Today, shopping in large stores is different from shopping in specialty shops, or small stores. In large stores, there are hundreds of items from which to choose. Large super markets have aisles devoted to many varieties of the same product. Cereal, baking, bread, and laundry detergent are just a few of these products having their own aisle. The store can accommodate more than one variety of an item, having so many selections.
Large stores also have more than one checkout lane. In fact many large stores have 20+ lanes, and some even have self-checkout lanes. Stores have everything to make shopping more convenient for the customer, but they are only part of the shopping experience. The customer is the other part of the shopping experience, and can help make it enjoyable, or frustrating. Here are 10 ways in which the customer can make shopping more enjoyable for everyone, including themselves.
1. Upon entering the store a shopper obtains a shopping cart. It sounds simple, but in a large store, it can be confusing and a problem for the many shoppers around them. There are others trying to enter the store, and there are those who have completed shopping, and are now leaving the store. Some shoppers obtain a cart, then without moving to the side, stop right in front of others, to organize their personal items. If a shopper gathers their cart, and stays to one side until they have organized their personal items, others can enter and leave without difficulty.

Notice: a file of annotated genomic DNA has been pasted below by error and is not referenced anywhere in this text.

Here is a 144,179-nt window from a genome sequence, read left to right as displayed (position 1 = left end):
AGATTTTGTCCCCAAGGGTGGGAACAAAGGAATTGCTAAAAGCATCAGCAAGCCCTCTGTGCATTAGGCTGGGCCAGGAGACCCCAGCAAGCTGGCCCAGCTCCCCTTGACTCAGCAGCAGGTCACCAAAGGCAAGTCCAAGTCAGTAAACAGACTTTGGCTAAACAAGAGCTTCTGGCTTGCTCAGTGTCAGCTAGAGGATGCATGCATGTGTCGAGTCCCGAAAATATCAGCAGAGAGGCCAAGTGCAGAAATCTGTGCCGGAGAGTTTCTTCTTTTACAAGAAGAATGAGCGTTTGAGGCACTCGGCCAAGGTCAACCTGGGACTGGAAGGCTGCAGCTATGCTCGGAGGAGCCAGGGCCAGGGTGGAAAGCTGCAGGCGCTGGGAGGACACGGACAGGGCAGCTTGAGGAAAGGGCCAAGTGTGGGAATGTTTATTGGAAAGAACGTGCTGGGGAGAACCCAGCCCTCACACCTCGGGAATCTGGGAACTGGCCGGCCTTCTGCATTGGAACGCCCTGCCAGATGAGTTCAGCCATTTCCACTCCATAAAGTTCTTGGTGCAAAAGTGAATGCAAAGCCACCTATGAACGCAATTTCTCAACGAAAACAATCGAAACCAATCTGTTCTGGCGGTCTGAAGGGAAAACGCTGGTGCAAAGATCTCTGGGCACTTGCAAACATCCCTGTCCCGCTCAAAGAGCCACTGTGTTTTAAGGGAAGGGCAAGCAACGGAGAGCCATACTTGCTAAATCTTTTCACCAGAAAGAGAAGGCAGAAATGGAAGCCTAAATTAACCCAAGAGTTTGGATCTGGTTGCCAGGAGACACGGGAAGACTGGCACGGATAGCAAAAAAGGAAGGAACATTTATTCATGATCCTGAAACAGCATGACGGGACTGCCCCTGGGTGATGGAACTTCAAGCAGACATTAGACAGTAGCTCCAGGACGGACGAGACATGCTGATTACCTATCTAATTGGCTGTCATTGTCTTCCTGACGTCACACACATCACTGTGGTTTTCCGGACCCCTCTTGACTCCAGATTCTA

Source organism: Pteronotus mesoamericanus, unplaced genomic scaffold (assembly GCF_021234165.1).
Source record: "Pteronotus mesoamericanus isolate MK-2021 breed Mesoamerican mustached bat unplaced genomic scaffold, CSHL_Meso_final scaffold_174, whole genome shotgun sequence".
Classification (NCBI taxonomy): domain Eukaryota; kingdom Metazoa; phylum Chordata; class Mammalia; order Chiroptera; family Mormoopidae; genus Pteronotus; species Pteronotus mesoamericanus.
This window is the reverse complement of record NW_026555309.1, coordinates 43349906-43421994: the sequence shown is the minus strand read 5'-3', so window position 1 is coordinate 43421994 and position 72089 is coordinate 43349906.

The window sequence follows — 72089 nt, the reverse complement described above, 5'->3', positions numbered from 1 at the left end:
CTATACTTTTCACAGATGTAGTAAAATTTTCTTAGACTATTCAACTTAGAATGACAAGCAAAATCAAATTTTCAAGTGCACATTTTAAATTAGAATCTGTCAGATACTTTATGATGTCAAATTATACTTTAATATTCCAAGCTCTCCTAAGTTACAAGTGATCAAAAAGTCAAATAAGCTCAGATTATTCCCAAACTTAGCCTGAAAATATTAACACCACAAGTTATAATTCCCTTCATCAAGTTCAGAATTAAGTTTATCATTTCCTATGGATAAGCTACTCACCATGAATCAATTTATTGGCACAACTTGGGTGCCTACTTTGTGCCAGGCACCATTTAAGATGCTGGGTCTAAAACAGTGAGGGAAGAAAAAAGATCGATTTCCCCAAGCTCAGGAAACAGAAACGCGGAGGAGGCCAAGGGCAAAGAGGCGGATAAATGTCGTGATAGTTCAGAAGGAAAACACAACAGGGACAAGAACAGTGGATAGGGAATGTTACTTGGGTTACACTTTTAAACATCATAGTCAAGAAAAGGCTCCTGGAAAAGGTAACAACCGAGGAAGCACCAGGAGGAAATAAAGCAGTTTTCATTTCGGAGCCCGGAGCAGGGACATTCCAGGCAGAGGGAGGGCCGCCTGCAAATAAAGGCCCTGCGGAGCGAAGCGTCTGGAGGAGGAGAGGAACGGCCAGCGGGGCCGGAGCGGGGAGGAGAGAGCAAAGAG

2. Visiting acquaintances can be an enjoyable experience, if we just take a moment to consider other shoppers. It seems that there are different cultures in different stores, but as we go about our shopping, we sometimes meet friends we haven’t seen for some time. There may be an exchange of, “Wow, have your children grown!” Another greeting may be, “I haven’t seen you for quite a while.” Whatever the greeting, it is especially more pleasant for everyone, if we aren’t blocking the aisles for other shoppers. A courteous shopper will say hi, and then move to the side and continue their conversation. This allows other shoppers to pass.
3. Some stores have wide aisles to make shopping easier. They are wide for a reason, and that is to allow shoppers to pass each other while shopping. However, I have noticed that when shopping, these wide aisles aren’t necessarily wide, when a shopper doesn’t consider that others may want to go down the same aisle. I have seen a shopper with their carts parked on the left side of the aisle, while they stand on the right side looking at the different products, thus blocking the entire aisle. A courteous shopper will keep their cart on the same side of the aisle as they stand, giving room for others to pass.